Tourists in Italy are calling for restaurants to stop price gouging after a visitor to a restaurant at one of Italy’s most popular lake resorts was charged $2 for asking to have sandwich cut in half.
The customer of the Bar Pace, in Gera Lario was scanning the receipt after it came back around $3.60 more than expected, when he realized that there was an unexpected $2 charge for “diviso da meta” or “cutting in half”.
The cost of cutting the toasted sandwich was more than they paid for the coffee.
The bar then added 10 per cent consumer tax for the privilege.
The sandwich-cutting charge has become a divisive topic in Italian media. The bar’s owner Cristina Biacchi, said additional requests have a cost as they have to use two plates and two placemats instead of one and then have to spend additional time and resources to wash them.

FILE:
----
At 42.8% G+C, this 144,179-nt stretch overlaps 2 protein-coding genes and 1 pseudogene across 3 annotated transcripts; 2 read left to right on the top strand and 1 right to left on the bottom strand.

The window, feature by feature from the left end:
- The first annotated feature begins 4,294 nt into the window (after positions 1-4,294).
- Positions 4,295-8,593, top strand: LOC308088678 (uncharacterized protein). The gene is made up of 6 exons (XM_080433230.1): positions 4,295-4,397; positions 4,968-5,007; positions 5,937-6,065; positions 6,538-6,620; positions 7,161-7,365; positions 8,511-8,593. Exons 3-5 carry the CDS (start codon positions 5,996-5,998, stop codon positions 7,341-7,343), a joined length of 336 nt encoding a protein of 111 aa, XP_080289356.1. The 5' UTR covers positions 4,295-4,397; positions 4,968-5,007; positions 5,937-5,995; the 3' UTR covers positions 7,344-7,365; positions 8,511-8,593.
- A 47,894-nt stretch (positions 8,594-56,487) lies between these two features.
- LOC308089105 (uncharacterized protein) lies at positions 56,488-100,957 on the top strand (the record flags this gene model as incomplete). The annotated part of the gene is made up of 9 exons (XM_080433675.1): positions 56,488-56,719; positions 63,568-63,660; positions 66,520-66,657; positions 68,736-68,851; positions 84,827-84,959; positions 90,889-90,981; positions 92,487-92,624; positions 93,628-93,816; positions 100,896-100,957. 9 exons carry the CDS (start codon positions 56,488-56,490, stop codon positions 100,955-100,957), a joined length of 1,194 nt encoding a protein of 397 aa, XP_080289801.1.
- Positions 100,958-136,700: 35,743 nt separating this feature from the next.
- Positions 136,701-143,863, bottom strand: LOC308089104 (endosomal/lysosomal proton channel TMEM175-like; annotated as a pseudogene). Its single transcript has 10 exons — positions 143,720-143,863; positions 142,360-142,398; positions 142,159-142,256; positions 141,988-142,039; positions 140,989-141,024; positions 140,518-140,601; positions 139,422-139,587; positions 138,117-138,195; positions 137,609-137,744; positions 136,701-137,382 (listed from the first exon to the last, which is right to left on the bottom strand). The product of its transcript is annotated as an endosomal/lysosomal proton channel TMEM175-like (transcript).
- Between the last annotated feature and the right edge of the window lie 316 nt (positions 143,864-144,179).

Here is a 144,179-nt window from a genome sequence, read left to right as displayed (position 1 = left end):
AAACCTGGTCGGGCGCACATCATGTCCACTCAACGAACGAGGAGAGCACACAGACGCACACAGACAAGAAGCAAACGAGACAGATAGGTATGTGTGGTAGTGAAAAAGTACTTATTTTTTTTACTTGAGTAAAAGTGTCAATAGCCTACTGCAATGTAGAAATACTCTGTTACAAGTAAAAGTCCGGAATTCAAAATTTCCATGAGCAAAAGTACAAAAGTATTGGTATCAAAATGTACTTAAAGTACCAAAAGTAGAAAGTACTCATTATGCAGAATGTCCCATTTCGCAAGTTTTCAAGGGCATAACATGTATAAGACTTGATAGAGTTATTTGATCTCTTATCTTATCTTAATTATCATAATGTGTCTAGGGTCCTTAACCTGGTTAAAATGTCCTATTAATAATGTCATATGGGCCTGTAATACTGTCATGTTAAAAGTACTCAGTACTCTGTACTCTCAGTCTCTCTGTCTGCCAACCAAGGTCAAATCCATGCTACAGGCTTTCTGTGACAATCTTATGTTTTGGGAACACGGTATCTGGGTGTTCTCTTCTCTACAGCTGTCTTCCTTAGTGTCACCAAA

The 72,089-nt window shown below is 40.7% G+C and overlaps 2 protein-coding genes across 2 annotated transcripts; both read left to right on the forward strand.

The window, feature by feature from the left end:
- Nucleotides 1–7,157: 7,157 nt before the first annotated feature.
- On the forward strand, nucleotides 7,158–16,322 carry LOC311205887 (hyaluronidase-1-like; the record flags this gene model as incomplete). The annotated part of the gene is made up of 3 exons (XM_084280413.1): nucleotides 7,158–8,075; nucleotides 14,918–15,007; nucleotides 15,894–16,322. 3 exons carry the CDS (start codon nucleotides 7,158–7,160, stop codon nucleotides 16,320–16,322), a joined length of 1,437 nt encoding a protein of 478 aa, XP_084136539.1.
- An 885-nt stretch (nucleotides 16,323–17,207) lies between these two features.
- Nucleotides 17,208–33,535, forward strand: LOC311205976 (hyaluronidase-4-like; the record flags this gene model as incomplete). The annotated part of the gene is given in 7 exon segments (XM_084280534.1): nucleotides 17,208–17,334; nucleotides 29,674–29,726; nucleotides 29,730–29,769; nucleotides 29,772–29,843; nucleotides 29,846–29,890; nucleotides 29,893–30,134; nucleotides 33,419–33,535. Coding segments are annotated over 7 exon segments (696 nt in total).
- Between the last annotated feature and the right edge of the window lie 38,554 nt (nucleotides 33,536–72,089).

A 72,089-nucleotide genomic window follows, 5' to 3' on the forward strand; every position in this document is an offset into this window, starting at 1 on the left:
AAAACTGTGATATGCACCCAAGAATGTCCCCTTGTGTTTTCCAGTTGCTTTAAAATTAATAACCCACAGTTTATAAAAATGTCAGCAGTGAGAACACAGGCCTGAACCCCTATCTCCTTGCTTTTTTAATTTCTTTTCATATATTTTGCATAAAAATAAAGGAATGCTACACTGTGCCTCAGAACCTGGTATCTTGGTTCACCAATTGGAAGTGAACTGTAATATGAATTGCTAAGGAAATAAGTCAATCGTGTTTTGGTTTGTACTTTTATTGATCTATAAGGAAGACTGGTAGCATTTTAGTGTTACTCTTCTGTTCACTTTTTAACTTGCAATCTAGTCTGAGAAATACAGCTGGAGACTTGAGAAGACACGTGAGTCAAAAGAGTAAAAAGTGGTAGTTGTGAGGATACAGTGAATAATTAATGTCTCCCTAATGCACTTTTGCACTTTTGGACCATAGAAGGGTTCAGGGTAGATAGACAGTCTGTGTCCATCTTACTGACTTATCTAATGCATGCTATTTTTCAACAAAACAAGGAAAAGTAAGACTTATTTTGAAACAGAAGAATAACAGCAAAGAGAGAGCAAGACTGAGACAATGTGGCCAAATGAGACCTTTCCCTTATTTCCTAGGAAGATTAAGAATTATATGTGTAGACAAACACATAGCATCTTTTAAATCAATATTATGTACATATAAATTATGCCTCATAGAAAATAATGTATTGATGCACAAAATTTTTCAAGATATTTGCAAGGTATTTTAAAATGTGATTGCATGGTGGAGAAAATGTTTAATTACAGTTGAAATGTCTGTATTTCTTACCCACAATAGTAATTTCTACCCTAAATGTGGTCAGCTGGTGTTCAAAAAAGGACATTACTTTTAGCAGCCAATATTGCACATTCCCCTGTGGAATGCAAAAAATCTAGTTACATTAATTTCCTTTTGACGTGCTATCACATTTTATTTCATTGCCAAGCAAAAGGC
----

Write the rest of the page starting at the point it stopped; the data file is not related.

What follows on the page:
They also claim that based on the presentation of the sandwich and its contents, it needed to be carefully cut in two and re-plated.
Italian cafes have a long tradition of discretionary charges for tourists, particularly in scenic tourist hot spots.
In 2018, Caffe Lavena near St Mark’s Square in Venice came under fire for charging €43 for two espresso coffees and two bottles of water.
The cheeky café said that they charged an additional fee for sitting outside on the palazzo adding that coffee ‘without a view’ was available inside for $1.25.
In Tuscany’s beachside resort of Versilia renting an umbrella and two sunbeds for a day now cost a minimum of US$27 while locals pay significantly less.